According to documents on the CBO website, "CBO and the staff of the Joint Committee on Taxation (JCT) estimate that enacting both pieces of legislation [the Patient Protection and Affordable Care Act (PPACA, Public Law 111-148); and the Health Care and Education Reconciliation Act of 2010 (H.R. 4872)] will produce a net reduction in federal deficits of $143 billion over the 2010-19 period. About $124 billion of that savings stems from provisions dealing with healthcare and federal revenues; the other $19 billion results from the education provisions."
It further states that, "by 2019, the two pieces of legislation combined will reduce the number of non-elderly people who are uninsured by about 32 million, leaving about 23 million non-elderly residents uninsured."
Herrera Beutler goes on to say that she disagrees that, as stated under the current law, uninsured individuals must buy insurance or pay a fine. Twenty-five states have joined Florida in suing the federal government on this provision.
"But if we could purchase insurance across state lines, this could drop the cost by 20 to 25 percent," she said. "The individual insurance market is the most expensive one to enter right now."
It appears that committee appointments in the House follow a sometimes arcane process that is not well understood by outsiders. To date Herrera Beutler has been appointed to three subcommittees that could affect the business climate in Pacific County in important ways. She will sit on the Transportation and Infrastructure subcommittees, and has been appointed to the vice-chairmanship of the Water Resources and Environment Subcommittee.
The Water Resources and Environment Subcommittee has jurisdiction over several areas of interest to Southwest Washington including the Army Corps of Engineers, the Environmental Protection Agency, groundwater protection, water resources policy, the Clean Water Act, water infrastructure and watershed protection programs, and invasive/aquatic nuisance species.
Herrera Beutler will also serve on the Highway and Transit; and Railroads, Pipelines and Hazardous Materials subcommittees. These committees have jurisdiction on issues related to the construction of roads, bridges and transit facilities; and will also be developing the next major authorization of surface transportation infrastructure and highway safety, as the previous law expired in 2009.
Herrera Beutler is still waiting to hear whether she will be able to take a seat on the committee dealing with healthcare reform.
"Congress is holding because the ranking members have not yet assigned everybody into committee. The Democrats have not made all their assignments yet," she said. It appears the protocol is that Democrats, who now have fewer seats to offer their members since losing their majority in the house, are given the courtesy of re-making their assignments first, before Republicans know exactly how they will fill subcommittees.
"I'm excited about both of my committees. I think these appointments can be beneficial to the folks in Southwest Washington. Having our infrastructure, having everything in the best working order, will help grease the wheels of our economy."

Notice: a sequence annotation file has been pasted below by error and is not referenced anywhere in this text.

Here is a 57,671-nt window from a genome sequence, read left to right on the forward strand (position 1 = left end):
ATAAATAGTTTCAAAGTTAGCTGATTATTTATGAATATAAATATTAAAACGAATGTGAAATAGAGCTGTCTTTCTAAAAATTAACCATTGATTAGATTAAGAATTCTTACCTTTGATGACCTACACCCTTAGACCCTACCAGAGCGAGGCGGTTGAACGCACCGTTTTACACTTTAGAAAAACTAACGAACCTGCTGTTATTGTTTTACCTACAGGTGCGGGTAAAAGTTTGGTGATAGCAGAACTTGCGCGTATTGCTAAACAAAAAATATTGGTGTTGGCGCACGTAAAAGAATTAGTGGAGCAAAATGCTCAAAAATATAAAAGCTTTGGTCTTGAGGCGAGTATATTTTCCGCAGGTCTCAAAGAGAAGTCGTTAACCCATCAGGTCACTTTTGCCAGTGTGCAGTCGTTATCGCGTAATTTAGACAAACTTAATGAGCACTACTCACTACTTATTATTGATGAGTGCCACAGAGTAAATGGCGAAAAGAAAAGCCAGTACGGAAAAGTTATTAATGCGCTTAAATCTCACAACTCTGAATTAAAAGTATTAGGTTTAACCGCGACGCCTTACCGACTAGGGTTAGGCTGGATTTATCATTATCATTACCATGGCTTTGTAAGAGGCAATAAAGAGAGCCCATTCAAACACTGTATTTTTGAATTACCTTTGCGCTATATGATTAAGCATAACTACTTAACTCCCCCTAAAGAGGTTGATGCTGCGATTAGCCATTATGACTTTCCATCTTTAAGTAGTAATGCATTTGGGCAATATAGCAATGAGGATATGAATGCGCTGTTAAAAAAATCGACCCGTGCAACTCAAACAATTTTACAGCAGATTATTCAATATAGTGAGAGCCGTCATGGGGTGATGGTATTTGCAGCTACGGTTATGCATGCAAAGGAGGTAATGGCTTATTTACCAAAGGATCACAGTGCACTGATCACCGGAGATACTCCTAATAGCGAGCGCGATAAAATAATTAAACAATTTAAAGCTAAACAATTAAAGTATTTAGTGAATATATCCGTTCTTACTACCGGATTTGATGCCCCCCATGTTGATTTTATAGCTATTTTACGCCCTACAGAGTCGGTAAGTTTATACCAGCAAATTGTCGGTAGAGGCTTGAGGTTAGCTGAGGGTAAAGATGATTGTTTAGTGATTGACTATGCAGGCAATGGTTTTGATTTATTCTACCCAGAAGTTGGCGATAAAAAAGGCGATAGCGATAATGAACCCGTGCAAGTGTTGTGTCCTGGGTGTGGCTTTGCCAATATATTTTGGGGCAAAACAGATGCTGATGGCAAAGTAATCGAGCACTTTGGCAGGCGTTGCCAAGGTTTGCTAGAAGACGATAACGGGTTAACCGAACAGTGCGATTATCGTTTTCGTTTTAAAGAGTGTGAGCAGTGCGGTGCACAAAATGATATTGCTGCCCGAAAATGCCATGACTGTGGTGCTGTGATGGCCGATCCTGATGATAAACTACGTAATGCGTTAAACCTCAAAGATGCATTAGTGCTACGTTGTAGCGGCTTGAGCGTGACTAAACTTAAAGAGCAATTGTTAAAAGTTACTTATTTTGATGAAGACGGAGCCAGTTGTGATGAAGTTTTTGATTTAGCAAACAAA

"Our ports, I-5, our inland water resources, that's all part of our infrastructure. But make no mistake, I'm a fiscal conservative - and everything I'm doing I'm doing with the mindset of Is this going to add to the debt?' or Will this create jobs?' I'm not about to change that perspective."
"But I do think the federal government has to have regional priorities - and ours have to be the Columbia River bridge, controlling flooding and dredging. Those are all responsibilities of the federal government. And I'm interested in using these subcommittee appointments to the best of my ability."
"I'll be asking What are we doing with taxpayers dollars and what return are we getting?'" said Herrera Beutler.
On Monday Herrera Beutler announced that she supports a U.S. constitutional amendment bill reintroduced by Rep. Bob Goodlatte (R-VA), subcommittee chair for the House Judiciary Committee that would require the federal government to balance its budget every year. Goodlatte introduced this bill in the 110 and 111th Congress and reintroduced it this week with Herrera Beutler's co-sponsorship.
"If Congress doesn't stop the overspending, America will cease to be the land of opportunity we all know," she said. "I am supporting this strong measure because our current national debt is crippling businesses, hurting families and stifling the growth of new jobs.
"Both Republicans and Democrats share the blame for getting us to this point, but now it's time to force a fiscally responsible budgeting process. I will continue to push this measure with determined focus."
Despite the excitement of these first days in Congress, Herrera Beutler said, "I'm dying to get home to tell you the truth. I get to come home either Wednesday or Thursday, and then I'm going to spread myself as thin as I can so I can get all over the district."
"I'm going to be home for a little over a week and my staff is scheduling me for a town hall in every county," she said. "And I want people to feel free to write in or to call. I want to have a really strong communications relationship with the people I represent."
"I don't know everything I need to know yet," she continued, "but I can tell you we're going to give it our best shot."